Pediatric tumors are uncommon, yet are the leading cause of cancer-related death in childhood. Tumor types, molecular characteristics, and pathogenesis are unique, often originating from a single genetic driver event. The specific diagnostic challenges of childhood tumors led to the development of the first World Health Organization (WHO) Classification of Pediatric Tumors. The classification is rooted in a multilayered approach, incorporating morphology, IHC, and molecular characteristics. The volume is organized according to organ sites and provides a single, state-of-the-art compendium of pediatric tumor types. A special emphasis was placed on "blastomas," which variably recapitulate the morphologic maturation of organs from which they originate. SIGNIFICANCE: In this review, we briefly summarize the main features and updates of each chapter of the inaugural WHO Classification of Pediatric Tumors, including its rapid transition from a mostly microscopic into a molecularly driven classification systematically taking recent discoveries in pediatric tumor genomics into account.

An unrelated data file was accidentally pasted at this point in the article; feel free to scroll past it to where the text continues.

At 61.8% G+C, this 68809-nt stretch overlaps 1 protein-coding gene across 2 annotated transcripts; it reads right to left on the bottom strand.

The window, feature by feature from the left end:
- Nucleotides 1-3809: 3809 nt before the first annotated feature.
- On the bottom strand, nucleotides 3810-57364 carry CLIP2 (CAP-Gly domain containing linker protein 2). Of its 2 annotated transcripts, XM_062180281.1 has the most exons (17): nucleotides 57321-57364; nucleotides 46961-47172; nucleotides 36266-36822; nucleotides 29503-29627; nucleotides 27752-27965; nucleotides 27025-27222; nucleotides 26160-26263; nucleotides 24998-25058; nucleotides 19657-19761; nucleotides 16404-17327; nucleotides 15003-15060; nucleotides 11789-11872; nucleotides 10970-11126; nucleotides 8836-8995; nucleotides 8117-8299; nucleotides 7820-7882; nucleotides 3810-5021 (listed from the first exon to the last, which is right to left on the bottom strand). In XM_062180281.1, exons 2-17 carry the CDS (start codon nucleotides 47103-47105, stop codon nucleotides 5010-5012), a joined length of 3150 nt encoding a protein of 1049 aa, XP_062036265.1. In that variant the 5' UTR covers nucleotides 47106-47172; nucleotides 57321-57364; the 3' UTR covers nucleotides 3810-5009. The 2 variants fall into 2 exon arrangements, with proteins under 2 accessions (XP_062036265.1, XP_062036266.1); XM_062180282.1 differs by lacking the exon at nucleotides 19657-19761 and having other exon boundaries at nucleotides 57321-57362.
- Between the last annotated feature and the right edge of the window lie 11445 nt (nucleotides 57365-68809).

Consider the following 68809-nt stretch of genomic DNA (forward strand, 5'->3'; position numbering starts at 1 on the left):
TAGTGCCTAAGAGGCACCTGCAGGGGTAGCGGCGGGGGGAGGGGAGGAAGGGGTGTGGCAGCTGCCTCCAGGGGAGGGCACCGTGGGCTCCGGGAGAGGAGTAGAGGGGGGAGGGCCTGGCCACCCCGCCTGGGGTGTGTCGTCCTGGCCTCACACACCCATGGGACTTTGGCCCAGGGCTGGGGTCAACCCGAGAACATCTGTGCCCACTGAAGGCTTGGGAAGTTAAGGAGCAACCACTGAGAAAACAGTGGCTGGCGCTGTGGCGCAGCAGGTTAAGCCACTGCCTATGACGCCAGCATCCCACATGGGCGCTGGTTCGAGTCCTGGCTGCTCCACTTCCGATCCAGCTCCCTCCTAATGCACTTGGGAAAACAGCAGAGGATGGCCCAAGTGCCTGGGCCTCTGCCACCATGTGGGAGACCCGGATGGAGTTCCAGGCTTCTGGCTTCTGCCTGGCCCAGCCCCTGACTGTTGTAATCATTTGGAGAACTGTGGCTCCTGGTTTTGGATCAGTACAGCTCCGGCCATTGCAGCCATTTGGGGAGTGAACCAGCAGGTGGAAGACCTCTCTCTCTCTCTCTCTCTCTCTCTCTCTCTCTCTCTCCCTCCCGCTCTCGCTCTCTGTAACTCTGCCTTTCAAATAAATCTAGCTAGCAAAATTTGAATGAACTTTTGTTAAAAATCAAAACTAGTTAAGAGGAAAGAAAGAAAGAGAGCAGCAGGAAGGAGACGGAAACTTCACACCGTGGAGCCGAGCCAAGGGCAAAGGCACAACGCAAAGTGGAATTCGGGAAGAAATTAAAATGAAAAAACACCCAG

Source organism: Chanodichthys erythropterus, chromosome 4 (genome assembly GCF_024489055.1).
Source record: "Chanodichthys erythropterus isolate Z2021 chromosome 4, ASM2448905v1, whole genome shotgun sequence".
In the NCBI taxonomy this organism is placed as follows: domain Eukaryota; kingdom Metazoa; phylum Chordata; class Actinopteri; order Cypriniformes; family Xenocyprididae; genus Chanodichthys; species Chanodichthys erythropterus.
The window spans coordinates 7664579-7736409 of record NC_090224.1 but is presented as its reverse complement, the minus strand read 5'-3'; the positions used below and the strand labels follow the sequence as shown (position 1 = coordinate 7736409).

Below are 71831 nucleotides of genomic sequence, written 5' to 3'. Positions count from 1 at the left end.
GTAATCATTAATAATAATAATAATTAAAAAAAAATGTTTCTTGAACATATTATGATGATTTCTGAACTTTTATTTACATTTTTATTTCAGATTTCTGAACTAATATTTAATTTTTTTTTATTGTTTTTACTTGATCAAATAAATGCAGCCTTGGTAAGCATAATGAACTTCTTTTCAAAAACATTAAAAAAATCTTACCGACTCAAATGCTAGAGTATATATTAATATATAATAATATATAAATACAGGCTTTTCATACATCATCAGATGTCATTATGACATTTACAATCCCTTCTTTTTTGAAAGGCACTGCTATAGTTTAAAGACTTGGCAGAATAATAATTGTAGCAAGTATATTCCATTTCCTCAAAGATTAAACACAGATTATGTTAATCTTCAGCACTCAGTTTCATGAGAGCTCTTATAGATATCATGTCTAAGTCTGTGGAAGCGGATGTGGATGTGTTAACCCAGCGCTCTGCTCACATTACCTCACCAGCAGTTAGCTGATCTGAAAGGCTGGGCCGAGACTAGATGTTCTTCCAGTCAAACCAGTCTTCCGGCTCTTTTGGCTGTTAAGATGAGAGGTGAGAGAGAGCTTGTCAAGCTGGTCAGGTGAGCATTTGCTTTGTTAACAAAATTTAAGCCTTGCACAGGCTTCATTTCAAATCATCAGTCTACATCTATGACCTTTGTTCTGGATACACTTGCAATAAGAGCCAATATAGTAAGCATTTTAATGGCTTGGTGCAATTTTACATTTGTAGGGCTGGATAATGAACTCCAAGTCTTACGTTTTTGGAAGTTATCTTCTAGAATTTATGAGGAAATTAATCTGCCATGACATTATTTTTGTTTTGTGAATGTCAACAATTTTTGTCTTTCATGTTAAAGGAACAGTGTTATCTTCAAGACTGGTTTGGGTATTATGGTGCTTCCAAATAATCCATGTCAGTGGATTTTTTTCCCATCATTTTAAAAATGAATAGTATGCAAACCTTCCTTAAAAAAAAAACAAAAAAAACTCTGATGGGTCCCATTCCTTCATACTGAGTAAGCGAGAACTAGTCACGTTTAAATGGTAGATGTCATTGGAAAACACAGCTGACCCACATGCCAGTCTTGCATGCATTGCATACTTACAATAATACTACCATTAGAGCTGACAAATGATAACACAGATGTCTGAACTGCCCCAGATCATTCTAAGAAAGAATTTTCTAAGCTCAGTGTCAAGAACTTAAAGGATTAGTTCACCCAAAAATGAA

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Pfister, S., Reyes-Múgica, M., Chan, J., Hasle, H., Lazar, A., Rossi, S., Ferrari, A., Jarzembowski, J., Pritchard-Jones, K., Hill, D. A., Jacques, T., Wesseling, P., López Terrada, D., von Deimling, A., Kratz, C., Cree, I., & Alaggio, R. (2022). A Summary of the Inaugural WHO Classification of Pediatric Tumors: Transitioning from the Optical into the Molecular Era.. Cancer Discov, 12 (2). http://dx.doi.org/10.1158/2159-8290.CD-21-1094